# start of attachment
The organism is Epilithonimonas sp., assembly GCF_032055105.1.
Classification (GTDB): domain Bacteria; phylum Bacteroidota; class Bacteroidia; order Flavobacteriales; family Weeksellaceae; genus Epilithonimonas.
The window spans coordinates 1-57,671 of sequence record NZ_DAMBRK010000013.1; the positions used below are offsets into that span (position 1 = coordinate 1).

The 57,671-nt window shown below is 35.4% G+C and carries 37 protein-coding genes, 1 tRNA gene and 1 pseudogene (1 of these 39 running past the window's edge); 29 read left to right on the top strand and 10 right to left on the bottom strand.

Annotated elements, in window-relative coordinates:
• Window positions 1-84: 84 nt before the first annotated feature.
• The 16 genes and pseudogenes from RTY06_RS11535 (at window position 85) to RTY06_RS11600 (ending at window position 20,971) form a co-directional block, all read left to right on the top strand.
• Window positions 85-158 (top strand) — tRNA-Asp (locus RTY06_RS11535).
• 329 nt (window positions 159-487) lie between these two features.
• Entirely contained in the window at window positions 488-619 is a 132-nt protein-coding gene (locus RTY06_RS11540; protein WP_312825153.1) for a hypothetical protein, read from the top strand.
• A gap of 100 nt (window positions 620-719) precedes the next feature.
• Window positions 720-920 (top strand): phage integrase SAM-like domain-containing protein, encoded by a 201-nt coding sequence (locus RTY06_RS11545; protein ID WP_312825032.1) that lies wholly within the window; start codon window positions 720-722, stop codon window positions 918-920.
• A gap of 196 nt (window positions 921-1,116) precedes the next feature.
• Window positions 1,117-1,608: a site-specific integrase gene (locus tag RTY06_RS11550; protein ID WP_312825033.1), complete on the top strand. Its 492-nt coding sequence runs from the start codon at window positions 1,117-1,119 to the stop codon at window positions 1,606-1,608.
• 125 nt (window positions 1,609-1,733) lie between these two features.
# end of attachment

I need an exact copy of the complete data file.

The organism is Epilithonimonas sp., assembly GCF_032055105.1.
Classification (GTDB): domain Bacteria; phylum Bacteroidota; class Bacteroidia; order Flavobacteriales; family Weeksellaceae; genus Epilithonimonas.
The window spans coordinates 1-57,671 of sequence record NZ_DAMBRK010000013.1; the positions used below are offsets into that span (position 1 = coordinate 1).

The 57,671-nt window shown below is 35.4% G+C and carries 37 protein-coding genes, 1 tRNA gene and 1 pseudogene (1 of these 39 running past the window's edge); 29 read left to right on the top strand and 10 right to left on the bottom strand.

Annotated elements, in window-relative coordinates:
• Window positions 1-84: 84 nt before the first annotated feature.
• The 16 genes and pseudogenes from RTY06_RS11535 (at window position 85) to RTY06_RS11600 (ending at window position 20,971) form a co-directional block, all read left to right on the top strand.
• Window positions 85-158 (top strand) — tRNA-Asp (locus RTY06_RS11535).
• 329 nt (window positions 159-487) lie between these two features.
• Entirely contained in the window at window positions 488-619 is a 132-nt protein-coding gene (locus RTY06_RS11540; protein WP_312825153.1) for a hypothetical protein, read from the top strand.
• A gap of 100 nt (window positions 620-719) precedes the next feature.
• Window positions 720-920 (top strand): phage integrase SAM-like domain-containing protein, encoded by a 201-nt coding sequence (locus RTY06_RS11545; protein ID WP_312825032.1) that lies wholly within the window; start codon window positions 720-722, stop codon window positions 918-920.
• A gap of 196 nt (window positions 921-1,116) precedes the next feature.
• Window positions 1,117-1,608: a site-specific integrase gene (locus tag RTY06_RS11550; protein ID WP_312825033.1), complete on the top strand. Its 492-nt coding sequence runs from the start codon at window positions 1,117-1,119 to the stop codon at window positions 1,606-1,608.
• 125 nt (window positions 1,609-1,733) lie between these two features.